OPEC+ urges 'full conformity' with production cuts, and Saudi Arabia's energy minister warns market gamblers will be hurt 'like hell'
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The Organization of Petroleum Exporting Countries and its allies urged "full conformity" with oil production cuts at its online meeting held on Thursday. In a separate news conference, Saudi Arabia's energy minister warned that those traders who wish to short the oil market would be hurt "like hell." Saudi's Prince Abdulaziz said OPEC+ could hold an extraordinary meeting in October if oil demand worsens. "With the formerly noncompliant countries likely reducing their production and current prices being too low to support growth in the US, oil supply is likely to stay under control," a commodity analyst at UBS said. Visit Business Insider's homepage for more stories.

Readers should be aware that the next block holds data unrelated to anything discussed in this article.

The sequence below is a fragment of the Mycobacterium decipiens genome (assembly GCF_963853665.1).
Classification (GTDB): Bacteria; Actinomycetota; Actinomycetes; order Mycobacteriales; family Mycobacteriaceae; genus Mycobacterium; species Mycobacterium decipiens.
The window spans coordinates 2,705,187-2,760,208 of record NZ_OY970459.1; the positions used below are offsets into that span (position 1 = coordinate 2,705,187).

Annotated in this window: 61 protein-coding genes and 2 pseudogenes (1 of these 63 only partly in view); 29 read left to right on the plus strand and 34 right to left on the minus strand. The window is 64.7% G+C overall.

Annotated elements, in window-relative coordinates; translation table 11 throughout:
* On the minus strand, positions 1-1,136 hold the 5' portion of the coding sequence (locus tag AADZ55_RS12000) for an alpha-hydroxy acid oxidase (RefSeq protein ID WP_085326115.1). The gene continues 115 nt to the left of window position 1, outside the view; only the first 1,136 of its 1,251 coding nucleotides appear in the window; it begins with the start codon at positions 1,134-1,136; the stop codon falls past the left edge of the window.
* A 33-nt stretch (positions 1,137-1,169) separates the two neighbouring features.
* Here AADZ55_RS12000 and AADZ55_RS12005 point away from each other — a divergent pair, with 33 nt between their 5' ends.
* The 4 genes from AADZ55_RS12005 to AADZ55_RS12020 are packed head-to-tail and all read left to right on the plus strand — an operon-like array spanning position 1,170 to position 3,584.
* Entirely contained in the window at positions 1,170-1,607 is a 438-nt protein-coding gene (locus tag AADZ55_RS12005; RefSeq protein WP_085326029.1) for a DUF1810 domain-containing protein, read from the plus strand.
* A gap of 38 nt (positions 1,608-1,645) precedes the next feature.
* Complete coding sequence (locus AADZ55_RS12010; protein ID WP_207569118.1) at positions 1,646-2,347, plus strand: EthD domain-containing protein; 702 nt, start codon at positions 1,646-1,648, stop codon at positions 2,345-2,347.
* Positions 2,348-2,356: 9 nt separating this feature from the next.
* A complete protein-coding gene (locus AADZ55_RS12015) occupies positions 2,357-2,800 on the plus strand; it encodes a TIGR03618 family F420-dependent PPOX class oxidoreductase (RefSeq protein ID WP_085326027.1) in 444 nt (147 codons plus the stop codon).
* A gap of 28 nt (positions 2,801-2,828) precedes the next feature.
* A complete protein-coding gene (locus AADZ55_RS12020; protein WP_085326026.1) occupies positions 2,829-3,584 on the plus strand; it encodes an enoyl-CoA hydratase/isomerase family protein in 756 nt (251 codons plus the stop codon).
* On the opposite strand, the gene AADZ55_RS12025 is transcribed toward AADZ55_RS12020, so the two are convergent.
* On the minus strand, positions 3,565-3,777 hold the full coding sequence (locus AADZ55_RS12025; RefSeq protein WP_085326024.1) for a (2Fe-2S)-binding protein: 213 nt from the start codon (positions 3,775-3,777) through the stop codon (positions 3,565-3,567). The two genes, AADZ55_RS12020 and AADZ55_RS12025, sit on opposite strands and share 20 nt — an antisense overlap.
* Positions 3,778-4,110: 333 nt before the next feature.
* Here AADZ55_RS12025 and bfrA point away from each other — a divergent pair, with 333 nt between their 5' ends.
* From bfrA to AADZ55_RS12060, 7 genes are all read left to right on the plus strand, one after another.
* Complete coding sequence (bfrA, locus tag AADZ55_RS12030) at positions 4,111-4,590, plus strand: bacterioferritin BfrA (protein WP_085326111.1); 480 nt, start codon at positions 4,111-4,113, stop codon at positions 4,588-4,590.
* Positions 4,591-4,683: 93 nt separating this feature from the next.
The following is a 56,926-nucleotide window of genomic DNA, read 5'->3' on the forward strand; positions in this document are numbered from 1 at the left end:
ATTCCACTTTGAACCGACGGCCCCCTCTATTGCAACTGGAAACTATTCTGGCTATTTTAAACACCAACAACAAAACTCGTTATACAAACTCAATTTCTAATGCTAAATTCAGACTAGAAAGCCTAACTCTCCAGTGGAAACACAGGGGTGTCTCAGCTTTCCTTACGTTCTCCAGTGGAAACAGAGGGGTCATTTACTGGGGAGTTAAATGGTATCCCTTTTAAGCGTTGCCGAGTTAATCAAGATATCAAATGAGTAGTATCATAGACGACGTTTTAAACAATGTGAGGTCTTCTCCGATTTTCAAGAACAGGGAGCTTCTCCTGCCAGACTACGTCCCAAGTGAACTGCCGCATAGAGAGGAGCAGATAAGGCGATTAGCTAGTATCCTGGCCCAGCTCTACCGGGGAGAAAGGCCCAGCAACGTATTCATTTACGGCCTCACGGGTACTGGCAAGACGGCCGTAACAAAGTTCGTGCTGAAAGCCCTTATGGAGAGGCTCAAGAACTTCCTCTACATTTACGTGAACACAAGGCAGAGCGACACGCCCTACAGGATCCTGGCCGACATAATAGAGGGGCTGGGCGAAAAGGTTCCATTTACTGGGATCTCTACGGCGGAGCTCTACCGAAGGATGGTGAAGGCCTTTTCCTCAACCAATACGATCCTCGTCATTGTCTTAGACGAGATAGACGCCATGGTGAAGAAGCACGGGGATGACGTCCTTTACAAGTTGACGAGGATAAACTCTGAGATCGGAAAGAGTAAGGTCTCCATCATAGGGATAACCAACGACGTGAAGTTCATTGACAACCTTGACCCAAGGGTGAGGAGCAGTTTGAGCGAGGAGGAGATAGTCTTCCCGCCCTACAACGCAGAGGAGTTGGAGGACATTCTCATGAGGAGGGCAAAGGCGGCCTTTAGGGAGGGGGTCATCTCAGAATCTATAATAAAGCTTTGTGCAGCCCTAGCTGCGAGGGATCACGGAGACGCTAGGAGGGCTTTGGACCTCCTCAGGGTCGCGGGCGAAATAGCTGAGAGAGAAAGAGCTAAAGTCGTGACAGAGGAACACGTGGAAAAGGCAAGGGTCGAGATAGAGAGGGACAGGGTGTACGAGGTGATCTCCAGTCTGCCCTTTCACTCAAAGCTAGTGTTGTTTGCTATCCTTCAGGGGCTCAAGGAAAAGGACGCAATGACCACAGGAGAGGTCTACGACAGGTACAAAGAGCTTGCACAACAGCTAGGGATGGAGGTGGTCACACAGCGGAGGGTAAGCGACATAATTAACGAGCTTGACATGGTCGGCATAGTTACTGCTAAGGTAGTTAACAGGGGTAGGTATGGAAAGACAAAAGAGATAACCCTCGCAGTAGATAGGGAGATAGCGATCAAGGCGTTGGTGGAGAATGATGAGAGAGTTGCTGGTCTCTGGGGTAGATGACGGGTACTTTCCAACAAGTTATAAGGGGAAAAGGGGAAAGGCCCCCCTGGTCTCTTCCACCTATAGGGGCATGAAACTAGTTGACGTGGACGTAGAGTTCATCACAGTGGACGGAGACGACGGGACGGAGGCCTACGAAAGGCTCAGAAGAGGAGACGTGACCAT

OPEC+ emphasized on sustaining "full conformity" with oil production cuts at its Thursday meeting, which was held to review compliance targets. On the same day, Saudi Arabia's energy minister warned traders against heavily betting in the oil market, promising that those who gamble on prices will be hurt "like hell." "Anyone who thinks they will get a word from me on what we will do next, is absolutely living in a La La Land... I'm going to make sure whoever gambles on this market will be ouching like hell," OPEC's most influential minister, Prince Abdulaziz, said at a news conference, when he was asked about the organization's next steps. He said that the OPEC+ could hold an uncustomary meeting in October if oil demand worsens and COVID-19 cases increase substantially. The world's largest crude exporters discussed continued flexibility on production cuts and made no changes to the current output reduction of 7.7 million barrels per day until December, or around 8% of global demand. Analysts had not expected any additional output cuts at Thursday's meeting. Read More: Goldman Sachs says oil prices are set to move 'meaningfully higher' into next year. Here are 7 reasons why the firm is bullish, and 5 stocks it recommends buying in advance The Joint Ministerial Monitoring Committee "observed that the recovery has not been even across the world and an increase in COVID-19 cases has appeared in some countries," an OPEC statement read. "In the current environment, the JMMC emphasized the importance of being pro-active and pre-emptive and recommended that participating countries should be willing to take further necessary measures when needed." Oil prices have risen about 11% in the last week following a drawdown in US crude and gasoline inventories, and as Hurricane Sally forced one-fifth of US offshore production to shut. International benchmark Brent crude rose 0.5%, to $43, and US benchmark West Texas Intermediate rose 0.6%, to $41, on Friday. "With the formerly noncompliant countries likely reducing their production and current prices being too low to support growth in the US, oil supply is likely to stay under control," said Giovanni Staunovo, a commodity analyst at UBS. "Should oil demand continue to recover gradually as we expect, the oil market is likely to stay undersupplied," he said. UBS predicts the price of Brent to rise to $45 per barrel in the fourth-quarter this year, and hit $55 per barrel by mid-2021. Read More: 3 top investing executives lay out the biggest risks to markets heading into a volatile election season — and share their best recommendations for navigating what happens nextSEE ALSO: The Bank of England warns of an 'unusually uncertain' outlook, and policymakers are keeping negative interest rates on the table Join the conversation about this story » NOW WATCH: Epidemiologists debunk 13 coronavirus myths